Robot Popeye (King Features/Paramount, Popeye – Seymour Kneitel, dir.) – Bluto (aka Brutus) is tinkering with a “Mechanical Man Kit – Easy to Assemble.” It’s never explained if these kits are designed to customize to the user’s needs and design, or just come ready-made this way, but Bluto’s result is a blocky, angular approximation of the squint-eyed sailor – complete with a voice-simulator operated by remote control that allows Bluto to make it speak any number of Popeye’s favorite phrases (“Well blow me down”, “I yam what I yam”, etc.) and any other custom dialogue to meet the occasion. Animation of the robot uses an interesting shortcut, where mouth-movements are achieved by painting the entire jaw on a separate layer of cels to be overlaid over those of the stationary head – but with total disregard for the slight change in paint shading visible on camera from the diminishment of color caused to the lower drawing by being seen through the overlaid upper cel. In other words, both layers of cels are painted with the identical shade of paint, rather than painting the upper drawing in a shade darkened to match the lower drawing which is being seen though an extra layer of plastic – leaving the overlaid jaws standing out like a sore thumb (a common phenomena often seen in early 30’s black and white animation). It is an interesting effect, as it makes the robot version of Popeye seem all the more artificial and mechanical, as if his jaw is definitely a separate part from his face! Leave it to Kneitel to figure out how to turn a budget-cutter to best advantage.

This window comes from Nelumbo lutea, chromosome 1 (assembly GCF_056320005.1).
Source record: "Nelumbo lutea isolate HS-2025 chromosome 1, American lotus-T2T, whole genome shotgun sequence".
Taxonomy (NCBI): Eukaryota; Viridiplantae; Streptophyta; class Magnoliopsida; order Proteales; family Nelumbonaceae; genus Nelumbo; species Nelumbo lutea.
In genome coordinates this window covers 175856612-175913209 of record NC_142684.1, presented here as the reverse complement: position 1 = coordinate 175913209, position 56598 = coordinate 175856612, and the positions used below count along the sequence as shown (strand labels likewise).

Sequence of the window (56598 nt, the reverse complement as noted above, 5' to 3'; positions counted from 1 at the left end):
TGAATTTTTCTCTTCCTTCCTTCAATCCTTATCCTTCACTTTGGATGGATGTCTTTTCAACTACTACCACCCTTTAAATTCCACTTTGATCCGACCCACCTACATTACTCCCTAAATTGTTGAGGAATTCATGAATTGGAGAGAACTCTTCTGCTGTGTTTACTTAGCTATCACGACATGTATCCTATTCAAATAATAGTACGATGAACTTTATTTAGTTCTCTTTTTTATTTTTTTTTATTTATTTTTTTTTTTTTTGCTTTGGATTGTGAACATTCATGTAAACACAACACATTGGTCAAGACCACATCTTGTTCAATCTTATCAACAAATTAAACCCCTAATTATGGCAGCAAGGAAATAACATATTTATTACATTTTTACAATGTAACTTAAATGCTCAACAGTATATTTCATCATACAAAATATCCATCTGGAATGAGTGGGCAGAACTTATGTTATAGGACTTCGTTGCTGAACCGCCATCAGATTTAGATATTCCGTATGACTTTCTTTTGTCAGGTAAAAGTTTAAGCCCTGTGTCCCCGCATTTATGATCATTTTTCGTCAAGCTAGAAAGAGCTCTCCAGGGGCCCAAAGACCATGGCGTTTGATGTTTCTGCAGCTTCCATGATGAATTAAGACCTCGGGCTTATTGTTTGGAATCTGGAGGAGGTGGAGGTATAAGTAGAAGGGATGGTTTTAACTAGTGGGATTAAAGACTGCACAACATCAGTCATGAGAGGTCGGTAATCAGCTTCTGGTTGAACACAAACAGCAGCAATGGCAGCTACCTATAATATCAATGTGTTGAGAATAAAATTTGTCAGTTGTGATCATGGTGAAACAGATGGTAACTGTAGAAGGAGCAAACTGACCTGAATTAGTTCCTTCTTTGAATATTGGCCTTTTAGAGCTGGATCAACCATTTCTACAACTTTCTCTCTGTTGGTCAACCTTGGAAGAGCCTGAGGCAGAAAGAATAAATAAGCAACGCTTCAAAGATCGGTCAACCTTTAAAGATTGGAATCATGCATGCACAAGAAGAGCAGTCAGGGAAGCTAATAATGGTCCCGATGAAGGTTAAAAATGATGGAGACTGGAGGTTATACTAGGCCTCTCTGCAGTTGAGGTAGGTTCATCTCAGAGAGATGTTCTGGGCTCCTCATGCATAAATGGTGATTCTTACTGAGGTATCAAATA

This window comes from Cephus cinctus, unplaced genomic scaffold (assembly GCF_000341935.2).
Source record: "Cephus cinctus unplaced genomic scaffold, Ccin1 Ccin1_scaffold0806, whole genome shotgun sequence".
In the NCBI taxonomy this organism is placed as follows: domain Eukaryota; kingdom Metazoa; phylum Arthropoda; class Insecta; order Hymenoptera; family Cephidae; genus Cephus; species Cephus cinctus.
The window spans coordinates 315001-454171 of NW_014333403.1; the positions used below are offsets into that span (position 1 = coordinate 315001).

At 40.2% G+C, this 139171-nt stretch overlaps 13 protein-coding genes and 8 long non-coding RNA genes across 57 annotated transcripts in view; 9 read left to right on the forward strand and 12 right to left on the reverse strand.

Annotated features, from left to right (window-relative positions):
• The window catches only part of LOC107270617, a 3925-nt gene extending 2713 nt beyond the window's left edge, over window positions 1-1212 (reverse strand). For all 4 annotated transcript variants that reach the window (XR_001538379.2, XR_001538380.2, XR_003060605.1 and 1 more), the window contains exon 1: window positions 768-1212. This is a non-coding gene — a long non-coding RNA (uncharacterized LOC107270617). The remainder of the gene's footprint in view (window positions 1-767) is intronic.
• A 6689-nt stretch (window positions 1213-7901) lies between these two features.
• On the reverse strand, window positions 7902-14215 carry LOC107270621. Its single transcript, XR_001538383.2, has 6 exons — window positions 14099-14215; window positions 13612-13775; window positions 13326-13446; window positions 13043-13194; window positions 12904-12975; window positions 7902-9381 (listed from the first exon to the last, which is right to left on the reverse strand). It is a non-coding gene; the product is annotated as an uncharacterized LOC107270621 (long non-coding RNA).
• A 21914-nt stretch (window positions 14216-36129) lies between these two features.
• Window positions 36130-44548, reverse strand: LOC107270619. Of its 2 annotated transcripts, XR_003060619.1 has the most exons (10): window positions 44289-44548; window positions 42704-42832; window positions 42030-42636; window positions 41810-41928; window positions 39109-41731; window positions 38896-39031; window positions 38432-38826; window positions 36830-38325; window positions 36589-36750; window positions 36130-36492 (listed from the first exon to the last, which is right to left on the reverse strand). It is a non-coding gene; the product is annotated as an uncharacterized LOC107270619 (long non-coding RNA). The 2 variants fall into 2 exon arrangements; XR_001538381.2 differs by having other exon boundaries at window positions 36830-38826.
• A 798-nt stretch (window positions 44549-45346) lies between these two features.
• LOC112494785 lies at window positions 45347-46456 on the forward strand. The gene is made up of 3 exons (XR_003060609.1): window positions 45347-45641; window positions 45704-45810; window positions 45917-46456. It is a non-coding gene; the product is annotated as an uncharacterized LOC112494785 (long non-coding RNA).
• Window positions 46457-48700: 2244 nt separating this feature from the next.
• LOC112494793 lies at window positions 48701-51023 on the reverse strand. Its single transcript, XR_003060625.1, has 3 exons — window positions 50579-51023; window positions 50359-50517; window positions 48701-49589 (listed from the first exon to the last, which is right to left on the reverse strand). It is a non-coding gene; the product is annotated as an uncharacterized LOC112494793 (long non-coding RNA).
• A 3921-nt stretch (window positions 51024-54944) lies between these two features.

Scriptwise, the story is largely a remake of Famous’s 1940’s episode, “Puppet Love”, with Bluto using the robot to make Popeye’s life miserable. First, he lets the robot walk by the real Popeye, uttering to him a friendly “Ahoy, Matey.” Popeye responds in kind with a friendly greeting to “Popeye” – then goes through the same angst as in Fleischer’s “Hello, How Am I?”, insisting that this can’t be, since he is the real Popeye – while the robot has quickly disappeared from the scene. Leaving Popeye in the depths of a reality check, Bluto next sends the robot into Roughhouse’s Diner, where Wimpy is facing the usual problem of no cash and no hamburgers. The robot greets the two of them, then tells Roughhouse to serve up to Wimpy all the hamburgers he can eat, and charge it to Popeye’s account. Bluto knows this will set Popeye back a pretty penny. Finally, he sends the robot to Olive’s house, an hour early for their dinner date. The robot barges in, criticizes Olive’s food as “poison” even before it’s cooked, and pulls a chair out from under Olive at the dinner table – then cools off her temper with a glass of water thrown in her face. When the real Popeye shows up, he gets a bashing from Olive with an umbrella to teach him some manners, and an ultimatum never to return. Bluto finally reveals the secret to Popeye, laughing that he hasn’t had this much fun since when he first saw “Frankenstein”. Without even needing the spinach, Popeye grabs from Bluto the robot’s control box, and decides to find out what his own twisting of the dials can do. The robot assumes a threatening pose against its creator, repeating the words over and over “Get Brutus”. “No, no!”, says the villain, and runs for it, closely pursued by the robot – the final results of which are never seen on screen. Some time later, Bluto is gone, and explanation has been provided to Olive, who has invited Popeye for dinner after all. They each open a can of spinach, pouring out the contents on their plate – then offer the cans to a third sitting for dinner – the robot, who chows down on the tasty tin. Popeye ends with his song, “I’m glad he’s mechanical and not so romantical, like Popeye the Sailor Man.”